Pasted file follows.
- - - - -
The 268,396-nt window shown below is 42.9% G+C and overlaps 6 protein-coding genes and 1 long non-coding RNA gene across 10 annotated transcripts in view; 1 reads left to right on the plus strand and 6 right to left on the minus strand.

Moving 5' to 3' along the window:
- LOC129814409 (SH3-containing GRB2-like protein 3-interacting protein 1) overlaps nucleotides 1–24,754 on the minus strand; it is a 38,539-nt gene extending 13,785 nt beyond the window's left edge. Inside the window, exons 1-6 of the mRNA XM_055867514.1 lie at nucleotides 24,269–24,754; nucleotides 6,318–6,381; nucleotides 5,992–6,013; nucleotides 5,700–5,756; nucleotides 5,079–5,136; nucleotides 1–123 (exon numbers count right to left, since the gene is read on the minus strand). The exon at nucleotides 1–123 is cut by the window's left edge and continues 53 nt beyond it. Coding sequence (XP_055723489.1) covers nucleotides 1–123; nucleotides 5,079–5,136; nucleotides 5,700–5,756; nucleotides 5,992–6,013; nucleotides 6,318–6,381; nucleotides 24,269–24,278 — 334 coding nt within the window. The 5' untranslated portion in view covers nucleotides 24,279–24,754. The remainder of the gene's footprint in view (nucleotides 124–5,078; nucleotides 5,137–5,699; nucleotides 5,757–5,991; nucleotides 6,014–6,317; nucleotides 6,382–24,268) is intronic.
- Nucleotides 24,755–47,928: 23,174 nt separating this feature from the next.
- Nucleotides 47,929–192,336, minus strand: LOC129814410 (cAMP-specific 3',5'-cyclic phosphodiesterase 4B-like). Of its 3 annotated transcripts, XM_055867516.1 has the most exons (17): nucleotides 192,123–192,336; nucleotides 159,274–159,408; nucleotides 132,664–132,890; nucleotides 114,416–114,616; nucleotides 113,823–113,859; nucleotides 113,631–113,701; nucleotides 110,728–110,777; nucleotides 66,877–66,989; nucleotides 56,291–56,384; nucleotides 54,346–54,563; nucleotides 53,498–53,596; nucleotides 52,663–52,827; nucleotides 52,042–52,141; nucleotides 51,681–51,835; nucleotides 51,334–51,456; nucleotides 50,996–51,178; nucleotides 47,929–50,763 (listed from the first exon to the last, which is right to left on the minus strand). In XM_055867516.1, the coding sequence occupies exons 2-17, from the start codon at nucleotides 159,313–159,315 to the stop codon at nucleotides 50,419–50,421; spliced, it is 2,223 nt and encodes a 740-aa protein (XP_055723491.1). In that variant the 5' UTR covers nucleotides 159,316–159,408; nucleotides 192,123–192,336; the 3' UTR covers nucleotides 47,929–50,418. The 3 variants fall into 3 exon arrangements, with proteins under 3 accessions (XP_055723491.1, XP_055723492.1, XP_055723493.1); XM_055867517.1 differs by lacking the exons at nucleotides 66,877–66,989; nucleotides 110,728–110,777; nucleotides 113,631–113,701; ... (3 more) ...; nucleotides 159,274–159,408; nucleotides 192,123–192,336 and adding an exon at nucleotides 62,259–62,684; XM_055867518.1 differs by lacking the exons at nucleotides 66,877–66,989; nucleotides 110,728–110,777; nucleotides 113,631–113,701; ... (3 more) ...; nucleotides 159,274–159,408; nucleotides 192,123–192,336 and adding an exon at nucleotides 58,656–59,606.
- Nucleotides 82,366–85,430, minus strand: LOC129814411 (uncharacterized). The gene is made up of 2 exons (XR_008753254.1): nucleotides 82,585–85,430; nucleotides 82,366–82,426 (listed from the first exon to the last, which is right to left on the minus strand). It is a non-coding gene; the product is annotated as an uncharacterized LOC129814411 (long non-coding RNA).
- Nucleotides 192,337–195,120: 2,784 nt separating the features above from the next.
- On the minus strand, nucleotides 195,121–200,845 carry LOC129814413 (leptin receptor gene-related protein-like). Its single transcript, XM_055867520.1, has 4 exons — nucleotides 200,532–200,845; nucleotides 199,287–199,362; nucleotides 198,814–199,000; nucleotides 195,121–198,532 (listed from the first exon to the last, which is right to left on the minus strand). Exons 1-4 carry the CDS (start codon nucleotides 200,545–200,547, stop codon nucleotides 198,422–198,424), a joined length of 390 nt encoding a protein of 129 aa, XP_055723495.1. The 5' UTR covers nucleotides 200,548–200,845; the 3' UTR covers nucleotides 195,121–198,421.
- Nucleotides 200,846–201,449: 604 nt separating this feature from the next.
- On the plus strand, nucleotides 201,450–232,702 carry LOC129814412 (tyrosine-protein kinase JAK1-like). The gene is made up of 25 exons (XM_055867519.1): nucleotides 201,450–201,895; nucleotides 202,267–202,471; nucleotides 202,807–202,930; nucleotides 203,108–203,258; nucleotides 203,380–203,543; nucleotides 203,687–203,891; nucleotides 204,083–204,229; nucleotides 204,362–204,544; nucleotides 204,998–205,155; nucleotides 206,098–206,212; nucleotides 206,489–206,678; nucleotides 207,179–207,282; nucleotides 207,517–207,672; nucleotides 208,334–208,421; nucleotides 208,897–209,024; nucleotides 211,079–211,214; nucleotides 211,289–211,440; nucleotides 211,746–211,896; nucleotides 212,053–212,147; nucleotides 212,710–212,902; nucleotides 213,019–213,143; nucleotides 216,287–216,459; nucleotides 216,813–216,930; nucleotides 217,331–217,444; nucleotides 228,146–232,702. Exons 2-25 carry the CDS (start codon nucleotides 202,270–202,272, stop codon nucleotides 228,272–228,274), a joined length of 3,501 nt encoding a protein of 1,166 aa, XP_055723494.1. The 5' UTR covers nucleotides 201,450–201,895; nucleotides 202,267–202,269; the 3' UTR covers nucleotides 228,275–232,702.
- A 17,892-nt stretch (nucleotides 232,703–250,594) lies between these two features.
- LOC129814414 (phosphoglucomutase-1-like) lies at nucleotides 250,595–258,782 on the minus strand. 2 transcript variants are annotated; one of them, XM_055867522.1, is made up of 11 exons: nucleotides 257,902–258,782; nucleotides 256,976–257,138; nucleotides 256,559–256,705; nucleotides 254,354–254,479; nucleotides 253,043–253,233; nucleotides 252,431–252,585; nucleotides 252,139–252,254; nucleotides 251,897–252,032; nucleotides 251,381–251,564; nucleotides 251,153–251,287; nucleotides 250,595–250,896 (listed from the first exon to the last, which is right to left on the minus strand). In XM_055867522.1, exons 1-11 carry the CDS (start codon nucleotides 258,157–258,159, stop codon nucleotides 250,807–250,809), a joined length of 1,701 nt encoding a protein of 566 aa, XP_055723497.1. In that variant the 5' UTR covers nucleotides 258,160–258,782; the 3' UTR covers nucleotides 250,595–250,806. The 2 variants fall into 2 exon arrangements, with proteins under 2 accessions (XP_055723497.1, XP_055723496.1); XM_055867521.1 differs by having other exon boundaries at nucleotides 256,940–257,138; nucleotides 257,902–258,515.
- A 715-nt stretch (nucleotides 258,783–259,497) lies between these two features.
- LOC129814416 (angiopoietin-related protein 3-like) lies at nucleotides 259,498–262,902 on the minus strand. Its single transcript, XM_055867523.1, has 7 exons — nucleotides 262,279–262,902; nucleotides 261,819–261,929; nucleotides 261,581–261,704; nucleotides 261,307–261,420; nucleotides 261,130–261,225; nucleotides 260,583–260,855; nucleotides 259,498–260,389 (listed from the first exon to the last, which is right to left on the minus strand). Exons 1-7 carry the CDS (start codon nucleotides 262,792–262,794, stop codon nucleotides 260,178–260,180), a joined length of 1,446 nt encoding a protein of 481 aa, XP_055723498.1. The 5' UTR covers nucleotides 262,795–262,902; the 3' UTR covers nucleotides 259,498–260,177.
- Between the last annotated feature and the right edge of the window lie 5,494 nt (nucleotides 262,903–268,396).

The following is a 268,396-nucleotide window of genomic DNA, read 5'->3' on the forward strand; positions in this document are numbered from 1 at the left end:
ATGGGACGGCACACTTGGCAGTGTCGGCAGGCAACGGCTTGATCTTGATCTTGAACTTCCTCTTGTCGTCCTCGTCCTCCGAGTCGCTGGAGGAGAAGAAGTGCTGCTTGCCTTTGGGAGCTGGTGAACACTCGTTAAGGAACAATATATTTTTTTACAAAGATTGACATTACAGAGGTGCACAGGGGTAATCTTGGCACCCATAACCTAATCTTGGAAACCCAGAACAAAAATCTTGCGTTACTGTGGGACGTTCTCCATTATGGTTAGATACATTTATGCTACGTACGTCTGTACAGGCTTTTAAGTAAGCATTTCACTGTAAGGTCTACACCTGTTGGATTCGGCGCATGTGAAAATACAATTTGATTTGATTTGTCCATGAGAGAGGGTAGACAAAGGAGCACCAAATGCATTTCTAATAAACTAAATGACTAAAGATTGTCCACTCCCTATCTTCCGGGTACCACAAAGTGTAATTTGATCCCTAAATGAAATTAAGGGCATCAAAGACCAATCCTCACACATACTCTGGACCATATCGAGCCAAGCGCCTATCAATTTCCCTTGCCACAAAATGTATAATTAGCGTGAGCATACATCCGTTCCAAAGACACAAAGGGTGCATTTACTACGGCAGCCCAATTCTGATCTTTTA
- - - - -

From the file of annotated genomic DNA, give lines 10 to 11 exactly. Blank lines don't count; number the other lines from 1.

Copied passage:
- On the plus strand, nucleotides 201,450–232,702 carry LOC129814412 (tyrosine-protein kinase JAK1-like). The gene is made up of 25 exons (XM_055867519.1): nucleotides 201,450–201,895; nucleotides 202,267–202,471; nucleotides 202,807–202,930; nucleotides 203,108–203,258; nucleotides 203,380–203,543; nucleotides 203,687–203,891; nucleotides 204,083–204,229; nucleotides 204,362–204,544; nucleotides 204,998–205,155; nucleotides 206,098–206,212; nucleotides 206,489–206,678; nucleotides 207,179–207,282; nucleotides 207,517–207,672; nucleotides 208,334–208,421; nucleotides 208,897–209,024; nucleotides 211,079–211,214; nucleotides 211,289–211,440; nucleotides 211,746–211,896; nucleotides 212,053–212,147; nucleotides 212,710–212,902; nucleotides 213,019–213,143; nucleotides 216,287–216,459; nucleotides 216,813–216,930; nucleotides 217,331–217,444; nucleotides 228,146–232,702. Exons 2-25 carry the CDS (start codon nucleotides 202,270–202,272, stop codon nucleotides 228,272–228,274), a joined length of 3,501 nt encoding a protein of 1,166 aa, XP_055723494.1. The 5' UTR covers nucleotides 201,450–201,895; nucleotides 202,267–202,269; the 3' UTR covers nucleotides 228,275–232,702.
- A 17,892-nt stretch (nucleotides 232,703–250,594) lies between these two features.